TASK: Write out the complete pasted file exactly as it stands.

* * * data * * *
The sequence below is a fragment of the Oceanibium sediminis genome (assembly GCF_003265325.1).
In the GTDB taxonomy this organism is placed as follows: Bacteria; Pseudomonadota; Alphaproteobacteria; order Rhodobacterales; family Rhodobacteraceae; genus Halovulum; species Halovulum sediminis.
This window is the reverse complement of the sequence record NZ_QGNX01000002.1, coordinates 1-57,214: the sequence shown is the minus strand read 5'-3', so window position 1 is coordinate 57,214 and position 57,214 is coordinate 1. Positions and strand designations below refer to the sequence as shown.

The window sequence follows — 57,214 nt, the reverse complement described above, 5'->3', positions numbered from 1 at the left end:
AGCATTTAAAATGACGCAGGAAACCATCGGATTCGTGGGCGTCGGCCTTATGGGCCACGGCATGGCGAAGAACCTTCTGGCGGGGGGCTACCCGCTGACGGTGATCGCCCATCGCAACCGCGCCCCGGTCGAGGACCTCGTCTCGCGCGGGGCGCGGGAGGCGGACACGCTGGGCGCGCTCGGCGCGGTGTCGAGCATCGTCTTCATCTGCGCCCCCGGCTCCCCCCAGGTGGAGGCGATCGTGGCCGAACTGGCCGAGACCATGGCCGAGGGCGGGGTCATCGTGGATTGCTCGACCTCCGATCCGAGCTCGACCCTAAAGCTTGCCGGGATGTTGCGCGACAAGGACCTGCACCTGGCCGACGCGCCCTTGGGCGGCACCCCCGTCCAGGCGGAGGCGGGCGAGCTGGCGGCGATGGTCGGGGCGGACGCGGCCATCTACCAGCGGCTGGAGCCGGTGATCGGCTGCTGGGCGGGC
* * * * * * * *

The sequence below is a fragment of the Oceanibium sediminis genome (assembly GCF_003265325.1).
In the GTDB taxonomy this organism is placed as follows: Bacteria; Pseudomonadota; Alphaproteobacteria; order Rhodobacterales; family Rhodobacteraceae; genus Halovulum; species Halovulum sediminis.
This window is the reverse complement of the sequence record NZ_QGNX01000002.1, coordinates 1-57,214: the sequence shown is the minus strand read 5'-3', so window position 1 is coordinate 57,214 and position 57,214 is coordinate 1. Positions and strand designations below refer to the sequence as shown.

The window sequence follows — 57,214 nt, the reverse complement described above, 5'->3', positions numbered from 1 at the left end:
AGCATTTAAAATGACGCAGGAAACCATCGGATTCGTGGGCGTCGGCCTTATGGGCCACGGCATGGCGAAGAACCTTCTGGCGGGGGGCTACCCGCTGACGGTGATCGCCCATCGCAACCGCGCCCCGGTCGAGGACCTCGTCTCGCGCGGGGCGCGGGAGGCGGACACGCTGGGCGCGCTCGGCGCGGTGTCGAGCATCGTCTTCATCTGCGCCCCCGGCTCCCCCCAGGTGGAGGCGATCGTGGCCGAACTGGCCGAGACCATGGCCGAGGGCGGGGTCATCGTGGATTGCTCGACCTCCGATCCGAGCTCGACCCTAAAGCTTGCCGGGATGTTGCGCGACAAGGACCTGCACCTGGCCGACGCGCCCTTGGGCGGCACCCCCGTCCAGGCGGAGGCGGGCGAGCTGGCGGCGATGGTCGGGGCGGACGCGGCCATCTACCAGCGGCTGGAGCCGGTGATCGGCTGCTGGGCGGGC